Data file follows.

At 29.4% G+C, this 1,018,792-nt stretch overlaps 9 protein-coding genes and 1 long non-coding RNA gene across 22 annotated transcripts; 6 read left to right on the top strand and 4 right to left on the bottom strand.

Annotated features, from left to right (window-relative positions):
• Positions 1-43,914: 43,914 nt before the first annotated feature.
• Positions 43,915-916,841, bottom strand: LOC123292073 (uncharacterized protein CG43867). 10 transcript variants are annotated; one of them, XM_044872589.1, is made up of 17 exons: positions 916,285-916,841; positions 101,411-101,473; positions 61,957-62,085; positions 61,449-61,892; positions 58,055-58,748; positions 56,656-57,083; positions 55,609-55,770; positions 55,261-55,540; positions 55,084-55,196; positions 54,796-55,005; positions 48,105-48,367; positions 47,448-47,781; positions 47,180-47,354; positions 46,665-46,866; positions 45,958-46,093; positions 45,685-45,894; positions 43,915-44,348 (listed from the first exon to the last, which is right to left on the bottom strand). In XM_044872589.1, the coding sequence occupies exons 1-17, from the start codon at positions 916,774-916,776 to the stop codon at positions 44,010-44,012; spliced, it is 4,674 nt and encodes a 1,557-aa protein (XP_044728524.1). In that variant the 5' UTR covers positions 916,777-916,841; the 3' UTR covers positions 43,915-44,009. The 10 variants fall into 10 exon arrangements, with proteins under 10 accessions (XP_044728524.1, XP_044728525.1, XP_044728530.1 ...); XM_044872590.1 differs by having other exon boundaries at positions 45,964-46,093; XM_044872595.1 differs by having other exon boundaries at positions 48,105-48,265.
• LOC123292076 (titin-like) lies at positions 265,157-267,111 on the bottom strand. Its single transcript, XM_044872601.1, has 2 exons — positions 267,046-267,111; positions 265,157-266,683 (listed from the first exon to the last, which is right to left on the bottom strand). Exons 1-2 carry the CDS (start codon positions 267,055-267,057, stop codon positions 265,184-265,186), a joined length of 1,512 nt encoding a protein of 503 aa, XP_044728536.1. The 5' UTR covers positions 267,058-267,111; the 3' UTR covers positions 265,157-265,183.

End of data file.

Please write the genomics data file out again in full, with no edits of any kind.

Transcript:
At 29.4% G+C, this 1,018,792-nt stretch overlaps 9 protein-coding genes and 1 long non-coding RNA gene across 22 annotated transcripts; 6 read left to right on the top strand and 4 right to left on the bottom strand.

Annotated features, from left to right (window-relative positions):
• Positions 1-43,914: 43,914 nt before the first annotated feature.
• Positions 43,915-916,841, bottom strand: LOC123292073 (uncharacterized protein CG43867). 10 transcript variants are annotated; one of them, XM_044872589.1, is made up of 17 exons: positions 916,285-916,841; positions 101,411-101,473; positions 61,957-62,085; positions 61,449-61,892; positions 58,055-58,748; positions 56,656-57,083; positions 55,609-55,770; positions 55,261-55,540; positions 55,084-55,196; positions 54,796-55,005; positions 48,105-48,367; positions 47,448-47,781; positions 47,180-47,354; positions 46,665-46,866; positions 45,958-46,093; positions 45,685-45,894; positions 43,915-44,348 (listed from the first exon to the last, which is right to left on the bottom strand). In XM_044872589.1, the coding sequence occupies exons 1-17, from the start codon at positions 916,774-916,776 to the stop codon at positions 44,010-44,012; spliced, it is 4,674 nt and encodes a 1,557-aa protein (XP_044728524.1). In that variant the 5' UTR covers positions 916,777-916,841; the 3' UTR covers positions 43,915-44,009. The 10 variants fall into 10 exon arrangements, with proteins under 10 accessions (XP_044728524.1, XP_044728525.1, XP_044728530.1 ...); XM_044872590.1 differs by having other exon boundaries at positions 45,964-46,093; XM_044872595.1 differs by having other exon boundaries at positions 48,105-48,265.
• LOC123292076 (titin-like) lies at positions 265,157-267,111 on the bottom strand. Its single transcript, XM_044872601.1, has 2 exons — positions 267,046-267,111; positions 265,157-266,683 (listed from the first exon to the last, which is right to left on the bottom strand). Exons 1-2 carry the CDS (start codon positions 267,055-267,057, stop codon positions 265,184-265,186), a joined length of 1,512 nt encoding a protein of 503 aa, XP_044728536.1. The 5' UTR covers positions 267,058-267,111; the 3' UTR covers positions 265,157-265,183.